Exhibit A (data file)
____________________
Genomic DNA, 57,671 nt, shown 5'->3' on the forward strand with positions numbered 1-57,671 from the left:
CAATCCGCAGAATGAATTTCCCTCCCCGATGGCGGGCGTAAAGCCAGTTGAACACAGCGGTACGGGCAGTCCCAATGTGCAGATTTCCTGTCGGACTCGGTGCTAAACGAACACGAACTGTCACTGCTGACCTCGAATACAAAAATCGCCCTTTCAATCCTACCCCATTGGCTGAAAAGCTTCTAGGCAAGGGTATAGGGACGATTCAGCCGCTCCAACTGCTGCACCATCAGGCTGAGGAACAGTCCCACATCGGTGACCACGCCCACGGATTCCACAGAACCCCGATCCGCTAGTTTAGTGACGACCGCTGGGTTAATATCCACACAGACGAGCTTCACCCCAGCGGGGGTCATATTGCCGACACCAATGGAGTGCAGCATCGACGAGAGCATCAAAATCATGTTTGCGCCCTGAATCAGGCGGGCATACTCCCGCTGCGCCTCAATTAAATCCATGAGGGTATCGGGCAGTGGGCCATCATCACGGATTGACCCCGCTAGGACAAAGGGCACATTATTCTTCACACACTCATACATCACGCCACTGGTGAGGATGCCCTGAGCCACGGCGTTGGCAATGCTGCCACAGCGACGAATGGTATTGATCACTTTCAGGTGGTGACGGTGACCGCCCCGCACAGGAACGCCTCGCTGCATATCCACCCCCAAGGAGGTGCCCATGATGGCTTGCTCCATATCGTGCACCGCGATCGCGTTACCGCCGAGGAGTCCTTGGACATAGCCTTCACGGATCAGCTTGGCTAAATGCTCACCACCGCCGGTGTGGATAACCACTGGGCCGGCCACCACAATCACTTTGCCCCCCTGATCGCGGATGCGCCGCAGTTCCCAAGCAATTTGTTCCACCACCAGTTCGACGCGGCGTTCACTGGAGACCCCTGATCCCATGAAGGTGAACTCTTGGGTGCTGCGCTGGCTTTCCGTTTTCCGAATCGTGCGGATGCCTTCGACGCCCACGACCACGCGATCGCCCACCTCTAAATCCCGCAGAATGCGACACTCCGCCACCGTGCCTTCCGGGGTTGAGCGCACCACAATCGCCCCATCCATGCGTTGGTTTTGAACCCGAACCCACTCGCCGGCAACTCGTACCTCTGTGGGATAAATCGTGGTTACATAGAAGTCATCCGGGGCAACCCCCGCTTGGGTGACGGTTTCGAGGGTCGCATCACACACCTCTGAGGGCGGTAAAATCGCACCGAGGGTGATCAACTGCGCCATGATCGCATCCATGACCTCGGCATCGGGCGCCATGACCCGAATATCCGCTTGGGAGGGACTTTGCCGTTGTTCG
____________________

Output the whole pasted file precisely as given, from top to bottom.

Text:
Genomic DNA, 57,671 nt, shown 5'->3' on the forward strand with positions numbered 1-57,671 from the left:
CAATCCGCAGAATGAATTTCCCTCCCCGATGGCGGGCGTAAAGCCAGTTGAACACAGCGGTACGGGCAGTCCCAATGTGCAGATTTCCTGTCGGACTCGGTGCTAAACGAACACGAACTGTCACTGCTGACCTCGAATACAAAAATCGCCCTTTCAATCCTACCCCATTGGCTGAAAAGCTTCTAGGCAAGGGTATAGGGACGATTCAGCCGCTCCAACTGCTGCACCATCAGGCTGAGGAACAGTCCCACATCGGTGACCACGCCCACGGATTCCACAGAACCCCGATCCGCTAGTTTAGTGACGACCGCTGGGTTAATATCCACACAGACGAGCTTCACCCCAGCGGGGGTCATATTGCCGACACCAATGGAGTGCAGCATCGACGAGAGCATCAAAATCATGTTTGCGCCCTGAATCAGGCGGGCATACTCCCGCTGCGCCTCAATTAAATCCATGAGGGTATCGGGCAGTGGGCCATCATCACGGATTGACCCCGCTAGGACAAAGGGCACATTATTCTTCACACACTCATACATCACGCCACTGGTGAGGATGCCCTGAGCCACGGCGTTGGCAATGCTGCCACAGCGACGAATGGTATTGATCACTTTCAGGTGGTGACGGTGACCGCCCCGCACAGGAACGCCTCGCTGCATATCCACCCCCAAGGAGGTGCCCATGATGGCTTGCTCCATATCGTGCACCGCGATCGCGTTACCGCCGAGGAGTCCTTGGACATAGCCTTCACGGATCAGCTTGGCTAAATGCTCACCACCGCCGGTGTGGATAACCACTGGGCCGGCCACCACAATCACTTTGCCCCCCTGATCGCGGATGCGCCGCAGTTCCCAAGCAATTTGTTCCACCACCAGTTCGACGCGGCGTTCACTGGAGACCCCTGATCCCATGAAGGTGAACTCTTGGGTGCTGCGCTGGCTTTCCGTTTTCCGAATCGTGCGGATGCCTTCGACGCCCACGACCACGCGATCGCCCACCTCTAAATCCCGCAGAATGCGACACTCCGCCACCGTGCCTTCCGGGGTTGAGCGCACCACAATCGCCCCATCCATGCGTTGGTTTTGAACCCGAACCCACTCGCCGGCAACTCGTACCTCTGTGGGATAAATCGTGGTTACATAGAAGTCATCCGGGGCAACCCCCGCTTGGGTGACGGTTTCGAGGGTCGCATCACACACCTCTGAGGGCGGTAAAATCGCACCGAGGGTGATCAACTGCGCCATGATCGCATCCATGACCTCGGCATCGGGCGCCATGACCCGAATATCCGCTTGGGAGGGACTTTGCCGTTGTTCG